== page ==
Americans anticipating a British driving vacation face two problems: driving on the “wrong” (left) side of the road… and British roundabouts. Britain has more roundabouts as a proportion of roads than any other country. Many get confused at negotiating the roundabout, while driving in a left-side steering car gets a little more comfortable after a while.
Americans vacationing in France face only the roundabout problem, as the French drive on the “right” side of the road. Yet there are more roundabouts in France (30,000 as of 2008) than in any other nation.
After lunch one Sunday at the intersection of Brown’s Bridge Road and Georgia Highway 400 in Forsyth County, traffic north on Route 400 was backed up a mile. We got to thinking: instead of a long, long halt of the Route 400 traffic because of the traffic signals, what would a roundabout do at this location?
According to experts, it would probably move all traffic through that location faster, since autos would merely slow, not normally stopping, maneuvering through a roundabout. When negotiating a roundabout, most of the vehicles never actually halt for the lights, as vehicles lining-up at intersections which have traffic lights. Drivers do not have to wait for a signal to change.
Engineers favor roundabouts. They say it cuts congestion, reduces collisions, and most importantly, reduces deaths, which fall 78 percent, at roundabouts! That’s enormous, and easily over the long run pay for changing intersections to roundabouts.
This produces several benefits:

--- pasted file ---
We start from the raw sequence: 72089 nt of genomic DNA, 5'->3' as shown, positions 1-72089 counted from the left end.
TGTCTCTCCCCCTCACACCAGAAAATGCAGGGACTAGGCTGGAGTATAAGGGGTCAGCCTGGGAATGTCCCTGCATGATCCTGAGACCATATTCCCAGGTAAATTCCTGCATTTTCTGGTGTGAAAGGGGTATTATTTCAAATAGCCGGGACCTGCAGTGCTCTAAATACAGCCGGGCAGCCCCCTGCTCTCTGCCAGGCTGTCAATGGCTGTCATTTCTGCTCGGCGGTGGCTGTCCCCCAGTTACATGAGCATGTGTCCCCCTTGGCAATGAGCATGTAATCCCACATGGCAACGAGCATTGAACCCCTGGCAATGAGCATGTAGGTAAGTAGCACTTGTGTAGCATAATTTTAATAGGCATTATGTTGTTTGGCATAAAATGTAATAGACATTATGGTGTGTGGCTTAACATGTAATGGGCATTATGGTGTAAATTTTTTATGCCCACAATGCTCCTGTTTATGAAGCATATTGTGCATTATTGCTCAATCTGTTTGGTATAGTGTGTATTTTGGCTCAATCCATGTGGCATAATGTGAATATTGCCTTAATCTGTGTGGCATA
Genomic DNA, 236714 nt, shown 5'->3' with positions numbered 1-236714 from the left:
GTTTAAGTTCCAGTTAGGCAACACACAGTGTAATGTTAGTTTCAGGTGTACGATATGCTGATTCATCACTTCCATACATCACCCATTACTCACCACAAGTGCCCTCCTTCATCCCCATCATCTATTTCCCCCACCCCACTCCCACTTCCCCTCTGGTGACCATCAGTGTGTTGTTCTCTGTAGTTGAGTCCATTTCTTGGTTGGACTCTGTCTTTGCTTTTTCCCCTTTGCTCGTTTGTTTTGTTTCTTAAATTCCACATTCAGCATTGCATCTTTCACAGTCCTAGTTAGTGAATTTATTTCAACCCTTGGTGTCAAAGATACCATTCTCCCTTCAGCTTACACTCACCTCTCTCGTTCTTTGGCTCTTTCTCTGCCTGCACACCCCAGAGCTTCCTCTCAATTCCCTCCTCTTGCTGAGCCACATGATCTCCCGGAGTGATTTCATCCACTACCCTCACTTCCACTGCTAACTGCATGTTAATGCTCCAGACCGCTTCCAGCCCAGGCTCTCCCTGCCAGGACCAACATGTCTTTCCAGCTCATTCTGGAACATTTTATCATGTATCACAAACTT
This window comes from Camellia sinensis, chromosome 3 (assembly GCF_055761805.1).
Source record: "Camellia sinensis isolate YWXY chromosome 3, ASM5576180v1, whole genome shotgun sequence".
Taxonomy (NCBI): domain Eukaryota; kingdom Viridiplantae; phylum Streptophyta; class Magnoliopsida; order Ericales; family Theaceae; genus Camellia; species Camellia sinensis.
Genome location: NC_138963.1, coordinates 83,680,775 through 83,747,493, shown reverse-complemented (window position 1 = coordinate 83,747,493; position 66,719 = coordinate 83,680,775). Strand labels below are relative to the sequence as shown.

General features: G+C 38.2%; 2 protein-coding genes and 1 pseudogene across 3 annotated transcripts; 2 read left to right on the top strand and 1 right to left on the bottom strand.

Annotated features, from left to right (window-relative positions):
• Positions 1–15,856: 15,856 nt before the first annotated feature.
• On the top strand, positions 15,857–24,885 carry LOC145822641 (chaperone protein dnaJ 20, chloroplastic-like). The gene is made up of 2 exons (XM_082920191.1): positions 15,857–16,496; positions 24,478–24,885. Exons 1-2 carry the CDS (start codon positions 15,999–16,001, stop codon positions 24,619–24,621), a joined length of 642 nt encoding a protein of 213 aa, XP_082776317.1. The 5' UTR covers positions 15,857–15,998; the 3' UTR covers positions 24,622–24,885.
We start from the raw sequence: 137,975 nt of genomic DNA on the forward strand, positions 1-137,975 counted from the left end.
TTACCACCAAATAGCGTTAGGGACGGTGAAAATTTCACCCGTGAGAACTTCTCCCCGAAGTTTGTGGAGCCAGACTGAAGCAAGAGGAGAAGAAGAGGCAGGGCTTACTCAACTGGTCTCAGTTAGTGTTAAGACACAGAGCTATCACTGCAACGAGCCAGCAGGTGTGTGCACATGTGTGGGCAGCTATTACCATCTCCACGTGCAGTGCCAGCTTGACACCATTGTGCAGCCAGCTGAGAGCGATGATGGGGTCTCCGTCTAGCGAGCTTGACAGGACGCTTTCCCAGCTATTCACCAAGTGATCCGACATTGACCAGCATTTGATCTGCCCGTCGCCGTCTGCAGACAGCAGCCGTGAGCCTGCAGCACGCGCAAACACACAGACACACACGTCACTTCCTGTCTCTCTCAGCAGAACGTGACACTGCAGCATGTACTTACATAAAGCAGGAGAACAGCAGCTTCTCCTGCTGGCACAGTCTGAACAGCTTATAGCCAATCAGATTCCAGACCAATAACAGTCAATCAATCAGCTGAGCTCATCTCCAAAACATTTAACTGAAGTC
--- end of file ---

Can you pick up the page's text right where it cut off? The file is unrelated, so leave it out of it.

- Engine pollution (including noise) is reduced since there is less engine idling.
- By merging slowly, there is no stopping of vehicles from any direction. If a vehicle needs to giveaway to a car in the circle, entering traffic slows—not stops.
- Traffic enters from one direction, instead of three directions, simplifying operations.
- T-bone crashes (cars hitting another broadside) is eliminated. (This is a major benefit of a roundabout.)
- Accident severity is drastically reduced.
- Years ago, when Brett Harrell was Snellville’s mayor, he proposed a roundabout at the intersection of U.S. Highway 78 and Georgia Highway 124 (Scenic Highway.) He was hooted down. But now that idea that Brett (now a state representative) once floated, is looking better and better.
Some intersections would require more right-of-way purchase for the intersection. But many intersections, like the one on Brown’s Bridge Road at Georgia 400, probably could be built without additional land purchases.
On another note, there would be no need to spend money on the traffic light installation and the high cost of signal maintenance of the electricity for those signals. Traffic lights at major intersections can cost up to $200,000.
While roundabouts are more popular in Europe, Americans have never embraced the plan. Maybe some of that is because Out West, many roads have a geographic basis, running north-south, or east-west. And with some roads more popular than others, government officials simply installed a STOP sign on the less-used roads. That in effect may have been the reason Americans never thought about roundabouts. (No idea why the Eastern seaboard never embraced roundabouts.)
So when Americans started driving trips to Europe, seeing those roundabouts really confuses them.
By the way, there are a few roundabouts in the South, and more coming. Let’s welcome them; they may be the way of the future, making intersections safer, and perhaps even faster, too.